At 10.50am we were tied up to the pontoon in
We were very pleased with this crossing. We sailed continuously for 41 hours & for the fastest 24 hour run (23.00 first to second day) we logged 181.7 nm.
We relaxed with a stroll to the shellfish shop for supper & an early night.
Tuesday (22nd July) after a few chores we took
the bikes for a cycle along the coast & back through wooded countryside,
about 18 miles. Didn’t bother with a
swim, the beaches seemed so crowded after
Wed 23rd July. Left Le Foret for the Odet river & our regular anchorage at the Anse de Combrit. 14.0 nm.
A very relaxing place, lots of wildlife. We took the kayaks right up to the mill at the head of the Anse. Even quieter, about 5 miles.
Thur 24th July. Left anchorage for Loctudy, 6.4 nm along the coast.
Our plan to kayak from there that afternoon was sabotaged by a weather warning for thunderstorms & severe flooding. So it was a wander round Loctudy, quite entertaining as a circus was setting up & there were camels, llamas & horses grazing the local park. The bad weather never arrived.
Friday (25th July) we did the planned kayak trip up the river to Pont l’Abbe, with some very attractive buildings. A 6 mile trip, & different views on the return as the tide was covering the shallows.
Sat 26th July. A prompt departure from Loctudy, motoring, no wind. Late morning there were more yachts & fishing boats about, flights of young gannets & as we rounded the lighthouse bedecked Point de Penmarch we unfurled the sails for a beat along the coast.
We passed Audierne, & mid afternoon anchored in the little bay, Anse du Loc’h. This is just short of the notorious Raz du Sein that must be negotiated at slack tide so makes a convenient place to await the correct tide time. 36.9 nm.
Sun 27th July.
A light airs beat along the corner to the Raz, where the wind picked up
& shifted so we beat past the lighthouses & beacon topped rocks &
by 11am were round the Pointe du Raz.
Midday some dolphins charged across our track – mission fish. An hour later the wind died, the engine went
on & diving gannets pinpointed more dolphins in our path, intent like the
gannets, on fish. An hour later a repeat
visit from a fishing group – dolphins & gannets. These groups do some spectacular antics in
their quest for fish, one cannot watch enough directions to take it all
in. Approaching Ushant there were some
nasty overfalls approaching the harbour mouth, & at tea time we arrived at
Later in the evening we saw a most strange & amusing incident. A Spanish yacht (Diaro de Navarra) arrived & went to pick up a mooring. A single dolphin appeared & seemed to try to prevent them picking it up, by leaping & getting in the way. This went on for some time with quite an audience on nearby boats. We spoke to some of the Spaniards the next day & they said it was just like he was saying ‘it’s mine – keep off’!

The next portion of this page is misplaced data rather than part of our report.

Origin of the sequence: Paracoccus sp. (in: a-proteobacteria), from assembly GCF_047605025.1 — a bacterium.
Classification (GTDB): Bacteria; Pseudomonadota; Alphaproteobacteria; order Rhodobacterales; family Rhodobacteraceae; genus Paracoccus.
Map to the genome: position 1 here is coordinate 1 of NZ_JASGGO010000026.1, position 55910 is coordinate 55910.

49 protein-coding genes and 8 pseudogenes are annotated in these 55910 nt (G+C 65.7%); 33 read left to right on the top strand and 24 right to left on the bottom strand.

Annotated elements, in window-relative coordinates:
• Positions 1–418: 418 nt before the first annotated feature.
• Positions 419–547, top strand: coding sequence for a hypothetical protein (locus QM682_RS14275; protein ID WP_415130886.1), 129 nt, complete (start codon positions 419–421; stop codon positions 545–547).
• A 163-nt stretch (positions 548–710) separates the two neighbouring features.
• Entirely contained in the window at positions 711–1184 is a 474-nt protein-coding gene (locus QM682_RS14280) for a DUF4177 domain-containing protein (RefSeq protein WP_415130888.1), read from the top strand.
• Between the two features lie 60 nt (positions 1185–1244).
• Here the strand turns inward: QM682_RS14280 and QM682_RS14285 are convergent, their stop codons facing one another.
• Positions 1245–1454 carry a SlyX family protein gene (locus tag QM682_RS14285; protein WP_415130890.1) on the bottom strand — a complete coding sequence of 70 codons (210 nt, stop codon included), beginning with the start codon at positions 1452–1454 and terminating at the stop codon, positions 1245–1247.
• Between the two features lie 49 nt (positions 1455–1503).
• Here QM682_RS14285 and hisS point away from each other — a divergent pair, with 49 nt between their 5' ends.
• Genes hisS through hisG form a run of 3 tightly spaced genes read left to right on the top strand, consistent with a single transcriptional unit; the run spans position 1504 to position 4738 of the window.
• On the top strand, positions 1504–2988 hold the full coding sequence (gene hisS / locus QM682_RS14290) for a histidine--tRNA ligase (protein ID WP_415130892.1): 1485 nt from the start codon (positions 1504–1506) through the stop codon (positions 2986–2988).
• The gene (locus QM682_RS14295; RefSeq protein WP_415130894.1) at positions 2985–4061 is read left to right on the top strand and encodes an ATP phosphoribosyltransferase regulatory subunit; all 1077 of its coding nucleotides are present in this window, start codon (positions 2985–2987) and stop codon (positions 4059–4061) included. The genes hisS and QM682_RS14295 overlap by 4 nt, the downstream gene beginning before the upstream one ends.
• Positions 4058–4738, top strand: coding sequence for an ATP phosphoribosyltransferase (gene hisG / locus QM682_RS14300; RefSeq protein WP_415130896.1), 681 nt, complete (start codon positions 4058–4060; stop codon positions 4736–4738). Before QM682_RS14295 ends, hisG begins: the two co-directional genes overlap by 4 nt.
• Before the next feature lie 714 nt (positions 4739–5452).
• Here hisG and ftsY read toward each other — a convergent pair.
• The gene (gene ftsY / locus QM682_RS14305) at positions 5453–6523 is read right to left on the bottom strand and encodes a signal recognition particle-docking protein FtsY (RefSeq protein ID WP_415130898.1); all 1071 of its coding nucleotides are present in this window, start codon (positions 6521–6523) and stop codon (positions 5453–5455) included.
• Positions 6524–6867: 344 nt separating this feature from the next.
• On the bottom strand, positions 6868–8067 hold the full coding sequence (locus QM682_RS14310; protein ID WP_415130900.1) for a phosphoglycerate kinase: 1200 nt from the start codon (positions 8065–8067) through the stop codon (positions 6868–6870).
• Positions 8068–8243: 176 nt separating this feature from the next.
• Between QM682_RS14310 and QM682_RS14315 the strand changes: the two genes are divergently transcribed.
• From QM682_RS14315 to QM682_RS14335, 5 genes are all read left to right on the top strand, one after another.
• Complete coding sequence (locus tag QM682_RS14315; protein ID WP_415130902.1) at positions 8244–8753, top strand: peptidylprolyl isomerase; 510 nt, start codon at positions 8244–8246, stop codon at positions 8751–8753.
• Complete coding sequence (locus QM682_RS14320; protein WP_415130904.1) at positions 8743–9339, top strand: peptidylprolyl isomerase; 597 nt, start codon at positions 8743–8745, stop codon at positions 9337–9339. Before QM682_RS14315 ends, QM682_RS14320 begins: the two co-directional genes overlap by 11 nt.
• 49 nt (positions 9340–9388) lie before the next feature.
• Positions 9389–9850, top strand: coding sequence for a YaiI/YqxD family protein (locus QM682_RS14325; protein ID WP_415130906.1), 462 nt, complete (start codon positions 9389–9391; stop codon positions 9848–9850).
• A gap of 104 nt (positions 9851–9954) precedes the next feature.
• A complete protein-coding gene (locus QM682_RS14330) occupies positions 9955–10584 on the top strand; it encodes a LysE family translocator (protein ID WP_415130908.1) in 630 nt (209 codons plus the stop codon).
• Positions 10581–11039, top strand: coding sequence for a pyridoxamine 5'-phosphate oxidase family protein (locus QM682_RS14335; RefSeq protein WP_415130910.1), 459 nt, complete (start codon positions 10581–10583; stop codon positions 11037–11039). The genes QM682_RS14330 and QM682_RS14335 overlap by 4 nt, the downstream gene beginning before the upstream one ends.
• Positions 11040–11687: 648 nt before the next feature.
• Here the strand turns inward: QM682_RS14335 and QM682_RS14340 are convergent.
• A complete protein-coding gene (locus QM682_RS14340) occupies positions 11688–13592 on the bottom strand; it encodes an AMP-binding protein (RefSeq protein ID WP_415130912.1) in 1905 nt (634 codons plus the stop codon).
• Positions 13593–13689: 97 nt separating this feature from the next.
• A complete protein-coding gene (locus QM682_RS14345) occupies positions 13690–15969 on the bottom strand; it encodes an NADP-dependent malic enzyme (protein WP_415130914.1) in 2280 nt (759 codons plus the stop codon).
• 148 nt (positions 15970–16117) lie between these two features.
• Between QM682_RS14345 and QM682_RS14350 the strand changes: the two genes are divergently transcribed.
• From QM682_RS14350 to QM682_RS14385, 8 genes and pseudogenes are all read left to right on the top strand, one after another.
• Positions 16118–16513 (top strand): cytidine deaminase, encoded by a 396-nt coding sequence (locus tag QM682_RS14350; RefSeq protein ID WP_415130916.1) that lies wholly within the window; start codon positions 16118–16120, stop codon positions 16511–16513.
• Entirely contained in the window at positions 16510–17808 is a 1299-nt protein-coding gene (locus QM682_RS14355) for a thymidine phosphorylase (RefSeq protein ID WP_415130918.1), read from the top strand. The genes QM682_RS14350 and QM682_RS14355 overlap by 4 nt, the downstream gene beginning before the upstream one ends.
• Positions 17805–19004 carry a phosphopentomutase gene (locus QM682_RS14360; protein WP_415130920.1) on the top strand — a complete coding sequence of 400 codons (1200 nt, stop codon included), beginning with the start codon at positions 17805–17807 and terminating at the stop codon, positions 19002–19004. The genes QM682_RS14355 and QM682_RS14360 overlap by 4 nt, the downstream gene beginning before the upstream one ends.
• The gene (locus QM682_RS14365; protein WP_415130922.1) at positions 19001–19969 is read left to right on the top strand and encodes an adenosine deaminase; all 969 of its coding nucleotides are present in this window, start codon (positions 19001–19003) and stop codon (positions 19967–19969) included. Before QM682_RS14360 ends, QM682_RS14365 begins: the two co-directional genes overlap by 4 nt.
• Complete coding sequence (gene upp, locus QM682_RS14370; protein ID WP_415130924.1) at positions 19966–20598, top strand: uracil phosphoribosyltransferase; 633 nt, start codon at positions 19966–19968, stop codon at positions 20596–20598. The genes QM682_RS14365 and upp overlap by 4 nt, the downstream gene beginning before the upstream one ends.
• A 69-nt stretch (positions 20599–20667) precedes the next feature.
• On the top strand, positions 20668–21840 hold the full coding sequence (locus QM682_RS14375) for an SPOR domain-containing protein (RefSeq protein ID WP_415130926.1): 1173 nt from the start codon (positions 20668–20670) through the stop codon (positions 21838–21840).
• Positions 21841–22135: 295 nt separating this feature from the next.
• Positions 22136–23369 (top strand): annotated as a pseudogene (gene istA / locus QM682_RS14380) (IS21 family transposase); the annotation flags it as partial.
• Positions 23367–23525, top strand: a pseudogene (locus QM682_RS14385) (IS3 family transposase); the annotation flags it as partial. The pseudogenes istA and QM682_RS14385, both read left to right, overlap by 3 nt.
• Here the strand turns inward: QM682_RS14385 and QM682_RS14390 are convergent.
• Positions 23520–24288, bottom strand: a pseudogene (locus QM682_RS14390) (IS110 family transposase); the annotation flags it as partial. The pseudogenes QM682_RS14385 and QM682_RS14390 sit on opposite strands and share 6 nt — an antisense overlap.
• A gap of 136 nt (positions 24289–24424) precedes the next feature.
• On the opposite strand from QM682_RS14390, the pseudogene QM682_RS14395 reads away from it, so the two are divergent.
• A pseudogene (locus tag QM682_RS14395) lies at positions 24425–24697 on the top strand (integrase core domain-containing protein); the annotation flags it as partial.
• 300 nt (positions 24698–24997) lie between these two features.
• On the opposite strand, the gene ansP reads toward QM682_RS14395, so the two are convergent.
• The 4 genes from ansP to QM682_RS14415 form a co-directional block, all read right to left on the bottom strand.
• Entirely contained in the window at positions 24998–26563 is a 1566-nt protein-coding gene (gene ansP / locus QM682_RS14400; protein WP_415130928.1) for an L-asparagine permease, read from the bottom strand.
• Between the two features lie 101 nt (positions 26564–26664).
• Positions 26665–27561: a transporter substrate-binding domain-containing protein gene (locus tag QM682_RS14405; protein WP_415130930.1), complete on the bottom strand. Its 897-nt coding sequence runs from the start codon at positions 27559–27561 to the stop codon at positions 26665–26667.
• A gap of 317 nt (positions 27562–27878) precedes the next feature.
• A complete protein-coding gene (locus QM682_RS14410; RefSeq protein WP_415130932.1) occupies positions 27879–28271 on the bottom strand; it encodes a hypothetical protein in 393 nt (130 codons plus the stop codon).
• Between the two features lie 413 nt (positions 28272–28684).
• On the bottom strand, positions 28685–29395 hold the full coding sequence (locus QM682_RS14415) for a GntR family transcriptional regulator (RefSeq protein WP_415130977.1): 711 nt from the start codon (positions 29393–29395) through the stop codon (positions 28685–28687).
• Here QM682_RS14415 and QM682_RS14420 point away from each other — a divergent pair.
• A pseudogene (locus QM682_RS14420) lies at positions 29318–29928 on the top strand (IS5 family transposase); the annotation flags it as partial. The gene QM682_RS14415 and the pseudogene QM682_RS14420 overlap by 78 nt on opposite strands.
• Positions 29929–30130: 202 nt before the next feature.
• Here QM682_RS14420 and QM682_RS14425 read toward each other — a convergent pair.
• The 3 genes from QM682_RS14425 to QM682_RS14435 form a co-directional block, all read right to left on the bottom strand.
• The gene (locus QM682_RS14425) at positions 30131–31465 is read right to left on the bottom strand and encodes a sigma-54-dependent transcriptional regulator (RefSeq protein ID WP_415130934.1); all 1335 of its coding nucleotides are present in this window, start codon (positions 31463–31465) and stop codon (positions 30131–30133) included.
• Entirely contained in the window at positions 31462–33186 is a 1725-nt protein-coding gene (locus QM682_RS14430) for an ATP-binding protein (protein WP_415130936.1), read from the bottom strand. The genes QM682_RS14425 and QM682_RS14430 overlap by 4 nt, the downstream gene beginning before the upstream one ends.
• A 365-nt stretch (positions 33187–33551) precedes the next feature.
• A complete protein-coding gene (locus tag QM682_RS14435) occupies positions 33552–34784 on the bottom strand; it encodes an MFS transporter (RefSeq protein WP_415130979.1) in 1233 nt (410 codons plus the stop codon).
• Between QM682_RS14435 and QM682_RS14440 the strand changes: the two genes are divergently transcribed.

Monday (28th July) we had a relaxed day on
Tues 29th July. A midday departure, governed by the tides again, first sailing, then as we rounded the end of Ushant the wind came on the nose, light, so with shipping lanes to cross we motored. Before we were across them we had another display from the fishing team – dolphins & gannets, & had to duck a large fishing boat. With the wind still on the nose we put a reef in the main for the night & carried on motorsailing.
30th July. In the small hours the sea got steeper. Some gulls took to flying alongside – it was quite spooky to see these white shapes floating along like ghosts. Then there were a lot more fishing boats, luckily the skipper was on watch at this time! Then about 8 in the morning we arrived in The Cove between St Agnes & Gugh in the Scilly Isles. The anchorage was fairly busy, but we slotted ourselves in. 113.9 nm.
Disappointing to have had to motor so much, especially after the terrific Biscay crossing.
We went ashore for a stroll & lunch. St Agnes was a blaze of flowers & everyone was relaxed & smiling in the sunshine.
Thur 31st July. A relaxed departure to anchor in Watermill Cove on St Mary’s. 5.5 nm.
Then a circular walk along the coast path, to a Neolithic
barrow, through a nature reserve, & another section we christened the
Finally back via country lanes & footpaths to Watermill Cove & the boat. About 4 miles & very varied.
Fri 1st Aug. An early departure, for high water across some shallow patches, to anchor off Old Grimsby on Tresco. 3.3 nm.
No sooner had we arrived than a rain shower came through. When it passed we set off to walk across the island to its shop. While there the rain arrived again, luckily we had waterproofs for our return. Back on board than the rain increased & stayed that way!